Many of us are looking for ways to take action right now to make a positive difference. One quick thing we can all do for the future of our communities and our country is to complete the 2020 census.

The 2020 Census is a significant opportunity for the LGBTQ community to participate in a process that will form the basis for government decisions for the next decade. That’s why it’s so important that all of us are counted.

Being counted on the 2020 Census is critical to ensuring all our communities can:

  • Get access to federal funds for programs like SNAP, Medicaid, and public housing
  • Have more fair representation in our local, state, and federal government
  • Enforce our civil rights
  • And more

The form is quick to complete and you can fill it out online, my phone, or by mail in a wide range of languages, including American Sign Language. 

Although the Census does not yet ask specific questions about our sexual orientation and gender identity, it does include options for recognizing a same-gender spouse or, for the first time,  unmarried partner in your household.

However, even with this step, the questions on the census still aren’t fully inclusive of LGBTQ people and our families.

Two questions in particular may be difficult for some in our community to navigate:

1) Sex: the Census asks for the sex of each person in your household, and provides only male and female as choices. This frustratingly fails to provide an option or recognition for those in our community who do not identify as male or female. It’s important to know that you can self-identify here in the way that feels most comfortable for you. The Census Bureau does not cross-reference answers with official documents. For the survey, you can answer this question in whichever way feels best to you, given the limited options.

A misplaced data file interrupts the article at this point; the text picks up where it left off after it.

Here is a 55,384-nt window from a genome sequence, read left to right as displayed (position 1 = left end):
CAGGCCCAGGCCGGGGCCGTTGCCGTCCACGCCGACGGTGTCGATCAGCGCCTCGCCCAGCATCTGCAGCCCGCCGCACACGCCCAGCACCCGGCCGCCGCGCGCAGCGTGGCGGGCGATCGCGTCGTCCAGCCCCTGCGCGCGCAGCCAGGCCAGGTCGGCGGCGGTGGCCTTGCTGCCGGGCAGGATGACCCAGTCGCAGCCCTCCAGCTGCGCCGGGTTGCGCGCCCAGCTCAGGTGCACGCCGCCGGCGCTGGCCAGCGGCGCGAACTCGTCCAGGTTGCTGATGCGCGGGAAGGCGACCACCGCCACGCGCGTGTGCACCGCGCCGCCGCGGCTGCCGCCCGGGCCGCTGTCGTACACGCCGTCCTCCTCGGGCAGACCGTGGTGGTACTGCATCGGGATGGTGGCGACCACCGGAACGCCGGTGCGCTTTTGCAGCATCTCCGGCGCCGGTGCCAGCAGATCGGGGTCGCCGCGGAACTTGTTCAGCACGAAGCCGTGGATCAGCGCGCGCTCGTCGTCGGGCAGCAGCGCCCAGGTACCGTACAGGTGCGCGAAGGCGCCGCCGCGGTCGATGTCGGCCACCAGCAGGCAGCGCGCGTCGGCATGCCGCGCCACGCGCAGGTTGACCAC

2) Children: the Census asks about the relationship of any children in the home to the primary person completing the form. For many of our families, the options provided, particularly a choice between “biological” or “adopted” child, feel far from recognizing our true parent-child bonds and how we form our families. Our families form in so many diverse ways, and all of our children are treasured and important. It is critical to count our children, regardless of how they are labelled. Some parents may feel that children born through assisted reproduction or surrogacy are most appropriately included in the “biological” category regardless of genetic connection to their parent or parents. Some parents may feel that, if they have a legal decree of adoption or parentage, that their children are most appropriately included in the “adopted” category, and other parents may feel that the term “adopted” more appropriately includes children adopted by a family other than their birth family. There is no right answer. You can answer this question in the way that feels most right for your child to make sure they are counted.  

For more information about specific questions on the census, and why it’s so important to fill it out, see this guide from the National LGBTQ Task Force.